If yesterday’s new Quinnipiac poll of the presidential race in Florida was a foreboding sign for the Donald Trump campaign that Winter is Coming, these polling numbers out of Congressional District 27 in Miami should be proof positive; Whitewalkers are already here.
Even a seemingly safe incumbent, Ileana Ros-Lehtinen, should be stricken with fear.
FloridaPolitics.com had obtained a poll, conducted back in May, right when Trump effectively clinched the nomination and well before the recent firestorms over his latest racially tinged remarks and his bizarre reaction to the Pulse shooting in Orlando.
Respected pollster Keith Fredricks interviewed 400 likely voters in Miami’s 27th Congressional District and found, to start with, Hillary Clinton leading Trump by 23 points. (Obama won the district by 7 in 2012.)
Dig a little deeper, and the results are even worse for Trump and fellow Republicans down the ticket.
Trump has a 54 percent negative rating with Cubans, with fully a third saying they won’t vote for him, brutal numbers in a critical voting bloc for any statewide Republican coalition in Florida. He’s likewise losing by almost 35 points (57-23) with independent voters, many of whom are Hispanic in this district.
And the news doesn’t get much better for the rest of the ticket. Patrick Murphy beats Ron DeSantis — who many thought was the likely nominee pre-Rubio’s recent moves — by 11 points, a margin more striking for the fact that 28 percent of voters are undecided. And a generic Democrat beats a generic Republican 40-37 in a hypothetical congressional horse race. In that matchup, with an evenly divided sample of Democrats and Republicans, 42 percent of Cubans aren’t voting for the Republican. Non-Cuban Hispanics and whites both favor the Democrat by 20-plus-point margins.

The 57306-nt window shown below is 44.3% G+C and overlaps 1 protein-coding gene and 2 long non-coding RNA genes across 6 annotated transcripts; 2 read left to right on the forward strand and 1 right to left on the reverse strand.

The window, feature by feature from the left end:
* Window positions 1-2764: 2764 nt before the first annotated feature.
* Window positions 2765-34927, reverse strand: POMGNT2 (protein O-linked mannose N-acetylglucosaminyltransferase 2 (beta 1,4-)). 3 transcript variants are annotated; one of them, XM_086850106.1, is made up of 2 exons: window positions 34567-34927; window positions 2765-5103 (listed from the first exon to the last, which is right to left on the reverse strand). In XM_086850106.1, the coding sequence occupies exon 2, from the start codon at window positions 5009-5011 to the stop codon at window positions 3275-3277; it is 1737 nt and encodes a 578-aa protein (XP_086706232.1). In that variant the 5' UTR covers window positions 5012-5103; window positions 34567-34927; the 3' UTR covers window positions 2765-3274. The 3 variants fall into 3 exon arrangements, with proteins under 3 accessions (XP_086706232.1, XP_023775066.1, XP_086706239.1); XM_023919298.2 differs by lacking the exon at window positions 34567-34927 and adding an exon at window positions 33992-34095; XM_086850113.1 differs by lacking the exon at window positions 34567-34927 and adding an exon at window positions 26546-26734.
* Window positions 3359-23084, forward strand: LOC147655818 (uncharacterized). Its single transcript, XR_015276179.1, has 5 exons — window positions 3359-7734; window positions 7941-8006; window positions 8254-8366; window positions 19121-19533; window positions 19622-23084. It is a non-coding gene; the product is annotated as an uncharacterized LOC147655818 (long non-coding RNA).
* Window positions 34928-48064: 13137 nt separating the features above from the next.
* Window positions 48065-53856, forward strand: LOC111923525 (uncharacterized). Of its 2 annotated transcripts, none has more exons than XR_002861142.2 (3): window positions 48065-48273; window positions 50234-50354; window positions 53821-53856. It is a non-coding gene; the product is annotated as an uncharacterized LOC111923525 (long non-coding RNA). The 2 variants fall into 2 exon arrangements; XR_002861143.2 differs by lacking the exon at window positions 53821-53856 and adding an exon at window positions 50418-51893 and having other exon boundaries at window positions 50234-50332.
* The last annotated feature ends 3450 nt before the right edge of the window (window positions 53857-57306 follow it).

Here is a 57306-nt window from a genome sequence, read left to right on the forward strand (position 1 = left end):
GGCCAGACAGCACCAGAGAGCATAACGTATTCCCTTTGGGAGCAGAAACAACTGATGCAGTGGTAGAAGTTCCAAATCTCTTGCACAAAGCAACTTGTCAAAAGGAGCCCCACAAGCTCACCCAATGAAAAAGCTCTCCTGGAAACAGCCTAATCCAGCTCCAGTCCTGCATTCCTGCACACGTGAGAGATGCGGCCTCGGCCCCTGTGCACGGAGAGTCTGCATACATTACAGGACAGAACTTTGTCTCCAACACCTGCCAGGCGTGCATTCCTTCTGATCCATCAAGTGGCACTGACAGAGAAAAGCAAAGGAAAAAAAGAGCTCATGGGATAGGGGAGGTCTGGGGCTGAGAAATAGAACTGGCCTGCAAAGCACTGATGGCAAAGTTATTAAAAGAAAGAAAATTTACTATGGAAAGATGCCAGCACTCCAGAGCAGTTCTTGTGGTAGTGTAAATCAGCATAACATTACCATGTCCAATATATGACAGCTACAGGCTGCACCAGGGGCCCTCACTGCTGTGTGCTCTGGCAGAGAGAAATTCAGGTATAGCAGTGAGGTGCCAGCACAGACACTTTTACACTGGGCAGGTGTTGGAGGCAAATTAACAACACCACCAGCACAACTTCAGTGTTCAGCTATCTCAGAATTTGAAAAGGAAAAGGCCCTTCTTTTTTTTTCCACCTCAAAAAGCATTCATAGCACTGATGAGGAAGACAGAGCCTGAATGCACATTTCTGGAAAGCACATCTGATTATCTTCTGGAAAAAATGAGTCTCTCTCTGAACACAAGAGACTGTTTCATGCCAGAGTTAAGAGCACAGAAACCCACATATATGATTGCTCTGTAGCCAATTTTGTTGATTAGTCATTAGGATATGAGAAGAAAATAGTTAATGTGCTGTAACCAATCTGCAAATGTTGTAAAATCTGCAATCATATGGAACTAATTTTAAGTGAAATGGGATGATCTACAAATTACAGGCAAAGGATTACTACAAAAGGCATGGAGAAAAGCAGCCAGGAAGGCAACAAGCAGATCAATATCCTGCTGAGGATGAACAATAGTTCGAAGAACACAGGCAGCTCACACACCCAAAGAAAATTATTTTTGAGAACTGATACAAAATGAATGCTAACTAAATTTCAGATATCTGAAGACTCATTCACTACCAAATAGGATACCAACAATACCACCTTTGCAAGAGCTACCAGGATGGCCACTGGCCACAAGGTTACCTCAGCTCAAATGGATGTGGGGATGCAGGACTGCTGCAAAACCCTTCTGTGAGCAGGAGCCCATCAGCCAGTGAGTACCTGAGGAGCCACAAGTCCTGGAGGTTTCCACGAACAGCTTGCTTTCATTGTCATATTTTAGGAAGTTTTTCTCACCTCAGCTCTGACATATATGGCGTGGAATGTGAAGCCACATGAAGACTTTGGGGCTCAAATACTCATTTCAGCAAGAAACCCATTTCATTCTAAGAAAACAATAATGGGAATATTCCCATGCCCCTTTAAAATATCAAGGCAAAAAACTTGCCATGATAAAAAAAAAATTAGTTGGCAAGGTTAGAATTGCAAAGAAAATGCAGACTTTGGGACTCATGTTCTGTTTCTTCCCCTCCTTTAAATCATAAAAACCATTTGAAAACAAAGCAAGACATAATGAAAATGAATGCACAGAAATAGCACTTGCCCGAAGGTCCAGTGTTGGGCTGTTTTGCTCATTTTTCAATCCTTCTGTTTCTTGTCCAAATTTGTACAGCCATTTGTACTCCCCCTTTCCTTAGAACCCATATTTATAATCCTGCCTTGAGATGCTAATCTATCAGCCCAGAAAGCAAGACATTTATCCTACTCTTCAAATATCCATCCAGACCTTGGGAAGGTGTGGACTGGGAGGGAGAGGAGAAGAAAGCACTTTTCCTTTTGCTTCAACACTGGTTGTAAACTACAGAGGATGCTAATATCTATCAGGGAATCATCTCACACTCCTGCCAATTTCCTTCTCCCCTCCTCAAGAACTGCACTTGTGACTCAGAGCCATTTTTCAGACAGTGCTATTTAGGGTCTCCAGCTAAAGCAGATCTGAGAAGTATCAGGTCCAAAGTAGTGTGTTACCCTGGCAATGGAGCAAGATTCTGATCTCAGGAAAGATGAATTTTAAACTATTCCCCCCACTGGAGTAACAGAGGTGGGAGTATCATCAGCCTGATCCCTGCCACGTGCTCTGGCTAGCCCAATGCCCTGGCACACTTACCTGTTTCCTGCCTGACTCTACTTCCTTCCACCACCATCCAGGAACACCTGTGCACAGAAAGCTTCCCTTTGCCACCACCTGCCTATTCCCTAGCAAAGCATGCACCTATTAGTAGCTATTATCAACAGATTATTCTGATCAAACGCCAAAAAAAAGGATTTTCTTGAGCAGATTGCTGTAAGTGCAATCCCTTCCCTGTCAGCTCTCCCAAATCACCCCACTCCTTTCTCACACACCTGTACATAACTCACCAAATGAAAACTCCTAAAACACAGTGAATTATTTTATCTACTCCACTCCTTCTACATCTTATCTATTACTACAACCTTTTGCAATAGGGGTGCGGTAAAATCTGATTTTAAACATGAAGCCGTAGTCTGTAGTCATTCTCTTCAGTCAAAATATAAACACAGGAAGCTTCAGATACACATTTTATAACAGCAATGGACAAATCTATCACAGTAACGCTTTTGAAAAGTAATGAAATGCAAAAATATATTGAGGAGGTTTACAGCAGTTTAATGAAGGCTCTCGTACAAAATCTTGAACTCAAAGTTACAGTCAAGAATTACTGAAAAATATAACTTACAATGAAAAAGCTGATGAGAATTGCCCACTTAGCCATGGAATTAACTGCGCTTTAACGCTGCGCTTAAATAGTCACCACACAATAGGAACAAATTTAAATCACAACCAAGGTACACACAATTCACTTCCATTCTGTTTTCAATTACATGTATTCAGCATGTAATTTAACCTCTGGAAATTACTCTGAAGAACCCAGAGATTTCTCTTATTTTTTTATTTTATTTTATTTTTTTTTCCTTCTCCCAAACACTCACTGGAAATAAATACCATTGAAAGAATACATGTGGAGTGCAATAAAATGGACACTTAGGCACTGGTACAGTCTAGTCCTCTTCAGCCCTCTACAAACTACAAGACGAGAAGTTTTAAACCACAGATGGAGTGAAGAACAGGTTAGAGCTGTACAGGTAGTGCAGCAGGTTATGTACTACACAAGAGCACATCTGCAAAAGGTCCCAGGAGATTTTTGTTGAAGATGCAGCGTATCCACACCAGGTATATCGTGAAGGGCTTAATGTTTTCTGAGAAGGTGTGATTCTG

These numbers should give pause to Trump, Ros-Lehtinen, and Marco Rubio.
Not only is the Republican brand damaged badly with Hispanics, but Democrats are also actually quite popular as well. Obama has a 62 percent favorable rating, and Hillary is right behind him with 59 percent.
Little Marco, meanwhile, is barely keeping his head above water at 51-46. (I was frankly surprised Rubio’s numbers were as high as they were.)
So where does that leave Ros-Lehtinen, the longest-serving member of Congress in Florida and the “dean” of our congressional delegation? She’s in a better spot than the rest of her party, pulling a slight majority of 53 percent against an unknown, named Democrat. She’s undoubtedly well-positioned, but her re-election doesn’t occur in a vacuum where her race is the only one on the ballot either.
Ros-Lehtinen must be hyperventilating, considering the likelihood of winning re-election as a Republican when the top of the ticket is just getting demolished in your district.
Sure, she outpolled Obama in 2012, and pretty significantly, but she also spent over $1 million on a campaign in which her opponents spent a combined zero dollars.
If there’s anyone who might survive a year that’s shaping up to be a poor one for Republicans, especially in swing districts with big Hispanic populations, it’s Ros-Lehtinen. But she can’t be sleeping easy at night, especially given what appears to be a serious challenge from political newcomer and possible self-funder, Scott Fuhrman.
Fuhrman was heavily recruited by the DCCC to run in this seat, and he’s already put up $250,000 of his own money to take on Ros-Lehtinen.
Winter is coming for Florida Republicans in close districts.
We’ll see soon enough whether incumbents like Ros-Lehtinen can hold the door and live to fight another cycle.